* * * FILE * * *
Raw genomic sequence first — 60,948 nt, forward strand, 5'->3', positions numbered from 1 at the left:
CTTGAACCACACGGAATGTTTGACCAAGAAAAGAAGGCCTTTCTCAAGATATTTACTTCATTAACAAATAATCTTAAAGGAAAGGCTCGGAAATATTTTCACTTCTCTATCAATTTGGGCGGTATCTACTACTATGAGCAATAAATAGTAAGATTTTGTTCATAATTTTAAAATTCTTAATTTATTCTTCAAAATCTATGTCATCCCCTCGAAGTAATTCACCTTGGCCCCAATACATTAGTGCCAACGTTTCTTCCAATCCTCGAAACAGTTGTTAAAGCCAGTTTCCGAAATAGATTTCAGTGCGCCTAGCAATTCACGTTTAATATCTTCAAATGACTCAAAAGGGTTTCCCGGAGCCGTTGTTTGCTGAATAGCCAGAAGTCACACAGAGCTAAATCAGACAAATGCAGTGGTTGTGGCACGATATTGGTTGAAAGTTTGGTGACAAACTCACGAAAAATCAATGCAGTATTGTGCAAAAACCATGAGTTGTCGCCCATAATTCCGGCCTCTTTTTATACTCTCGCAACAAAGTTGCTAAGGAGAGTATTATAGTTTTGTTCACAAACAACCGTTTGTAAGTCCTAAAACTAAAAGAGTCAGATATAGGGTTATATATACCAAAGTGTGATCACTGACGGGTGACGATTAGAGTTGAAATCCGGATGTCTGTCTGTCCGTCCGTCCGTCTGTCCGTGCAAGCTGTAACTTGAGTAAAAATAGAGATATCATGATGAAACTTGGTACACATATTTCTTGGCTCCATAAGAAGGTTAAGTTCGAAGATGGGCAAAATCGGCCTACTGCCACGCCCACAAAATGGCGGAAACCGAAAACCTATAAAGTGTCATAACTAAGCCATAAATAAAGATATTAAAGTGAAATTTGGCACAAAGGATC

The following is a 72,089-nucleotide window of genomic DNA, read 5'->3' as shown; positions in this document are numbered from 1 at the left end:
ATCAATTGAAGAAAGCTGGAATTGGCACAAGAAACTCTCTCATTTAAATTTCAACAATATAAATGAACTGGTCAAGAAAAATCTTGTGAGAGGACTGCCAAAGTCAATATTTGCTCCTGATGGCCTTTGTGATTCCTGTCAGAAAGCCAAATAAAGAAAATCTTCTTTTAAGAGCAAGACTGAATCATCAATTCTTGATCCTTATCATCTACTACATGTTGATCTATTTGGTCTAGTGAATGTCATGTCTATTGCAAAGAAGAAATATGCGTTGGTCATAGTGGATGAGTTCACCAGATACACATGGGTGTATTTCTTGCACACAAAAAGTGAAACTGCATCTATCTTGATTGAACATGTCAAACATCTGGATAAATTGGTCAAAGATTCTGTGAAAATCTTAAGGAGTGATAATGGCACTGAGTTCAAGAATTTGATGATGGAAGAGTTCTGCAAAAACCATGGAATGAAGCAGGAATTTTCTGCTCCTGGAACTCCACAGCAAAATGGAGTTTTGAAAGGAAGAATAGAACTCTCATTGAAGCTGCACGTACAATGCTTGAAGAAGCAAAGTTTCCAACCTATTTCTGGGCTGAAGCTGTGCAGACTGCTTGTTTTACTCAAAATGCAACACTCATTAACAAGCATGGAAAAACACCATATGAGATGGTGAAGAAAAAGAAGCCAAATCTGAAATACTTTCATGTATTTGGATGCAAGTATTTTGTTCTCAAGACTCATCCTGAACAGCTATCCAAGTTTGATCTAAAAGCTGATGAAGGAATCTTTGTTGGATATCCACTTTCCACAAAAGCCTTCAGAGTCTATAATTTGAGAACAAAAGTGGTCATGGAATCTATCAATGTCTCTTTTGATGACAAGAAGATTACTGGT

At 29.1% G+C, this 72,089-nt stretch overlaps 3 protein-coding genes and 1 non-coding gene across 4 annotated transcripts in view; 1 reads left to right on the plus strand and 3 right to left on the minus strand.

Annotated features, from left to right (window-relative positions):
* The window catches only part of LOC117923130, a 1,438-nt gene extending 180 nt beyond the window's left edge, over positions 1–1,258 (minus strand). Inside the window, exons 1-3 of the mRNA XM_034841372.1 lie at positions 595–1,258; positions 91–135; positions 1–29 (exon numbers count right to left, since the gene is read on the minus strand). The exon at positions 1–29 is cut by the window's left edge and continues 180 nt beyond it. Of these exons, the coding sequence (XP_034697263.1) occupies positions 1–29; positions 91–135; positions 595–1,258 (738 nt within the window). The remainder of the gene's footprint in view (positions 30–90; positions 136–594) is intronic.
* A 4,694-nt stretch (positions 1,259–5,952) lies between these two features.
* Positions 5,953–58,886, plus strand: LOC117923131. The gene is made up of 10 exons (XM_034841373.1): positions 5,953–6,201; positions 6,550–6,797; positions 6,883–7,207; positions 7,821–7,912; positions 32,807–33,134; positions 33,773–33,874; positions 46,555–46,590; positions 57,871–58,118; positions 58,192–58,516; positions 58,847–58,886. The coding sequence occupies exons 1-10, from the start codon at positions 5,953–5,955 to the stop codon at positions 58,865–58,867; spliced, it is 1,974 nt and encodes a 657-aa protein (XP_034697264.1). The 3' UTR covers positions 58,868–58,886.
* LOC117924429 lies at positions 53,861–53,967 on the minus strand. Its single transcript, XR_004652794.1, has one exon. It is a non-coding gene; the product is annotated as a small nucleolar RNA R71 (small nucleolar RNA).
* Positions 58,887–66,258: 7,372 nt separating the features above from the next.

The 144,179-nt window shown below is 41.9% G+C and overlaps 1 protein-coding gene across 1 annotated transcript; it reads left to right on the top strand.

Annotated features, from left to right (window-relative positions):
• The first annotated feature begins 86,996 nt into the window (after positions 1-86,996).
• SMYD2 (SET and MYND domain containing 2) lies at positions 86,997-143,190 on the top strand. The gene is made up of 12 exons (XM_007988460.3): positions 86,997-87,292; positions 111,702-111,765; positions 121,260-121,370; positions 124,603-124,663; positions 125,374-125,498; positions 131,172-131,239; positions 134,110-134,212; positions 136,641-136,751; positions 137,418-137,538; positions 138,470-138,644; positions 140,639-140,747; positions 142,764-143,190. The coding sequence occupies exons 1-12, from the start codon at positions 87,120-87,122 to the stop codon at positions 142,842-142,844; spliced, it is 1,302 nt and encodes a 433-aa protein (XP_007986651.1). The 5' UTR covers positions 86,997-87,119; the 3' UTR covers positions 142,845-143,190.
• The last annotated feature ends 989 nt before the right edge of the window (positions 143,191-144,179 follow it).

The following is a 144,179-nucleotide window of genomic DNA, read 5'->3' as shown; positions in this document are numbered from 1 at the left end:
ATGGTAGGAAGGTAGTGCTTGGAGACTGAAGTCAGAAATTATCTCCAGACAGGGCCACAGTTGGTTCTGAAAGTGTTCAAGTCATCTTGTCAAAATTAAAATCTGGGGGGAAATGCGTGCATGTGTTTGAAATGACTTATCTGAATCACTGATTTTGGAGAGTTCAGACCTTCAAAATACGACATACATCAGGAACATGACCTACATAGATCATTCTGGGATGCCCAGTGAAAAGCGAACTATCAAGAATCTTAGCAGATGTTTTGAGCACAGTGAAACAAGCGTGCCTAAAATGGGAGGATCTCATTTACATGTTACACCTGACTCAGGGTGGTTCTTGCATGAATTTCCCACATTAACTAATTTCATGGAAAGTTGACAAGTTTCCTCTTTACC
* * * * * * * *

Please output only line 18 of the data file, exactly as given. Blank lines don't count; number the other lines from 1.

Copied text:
ATGGTAGGAAGGTAGTGCTTGGAGACTGAAGTCAGAAATTATCTCCAGACAGGGCCACAGTTGGTTCTGAAAGTGTTCAAGTCATCTTGTCAAAATTAAAATCTGGGGGGAAATGCGTGCATGTGTTTGAAATGACTTATCTGAATCACTGATTTTGGAGAGTTCAGACCTTCAAAATACGACATACATCAGGAACATGACCTACATAGATCATTCTGGGATGCCCAGTGAAAAGCGAACTATCAAGAATCTTAGCAGATGTTTTGAGCACAGTGAAACAAGCGTGCCTAAAATGGGAGGATCTCATTTACATGTTACACCTGACTCAGGGTGGTTCTTGCATGAATTTCCCACATTAACTAATTTCATGGAAAGTTGACAAGTTTCCTCTTTACC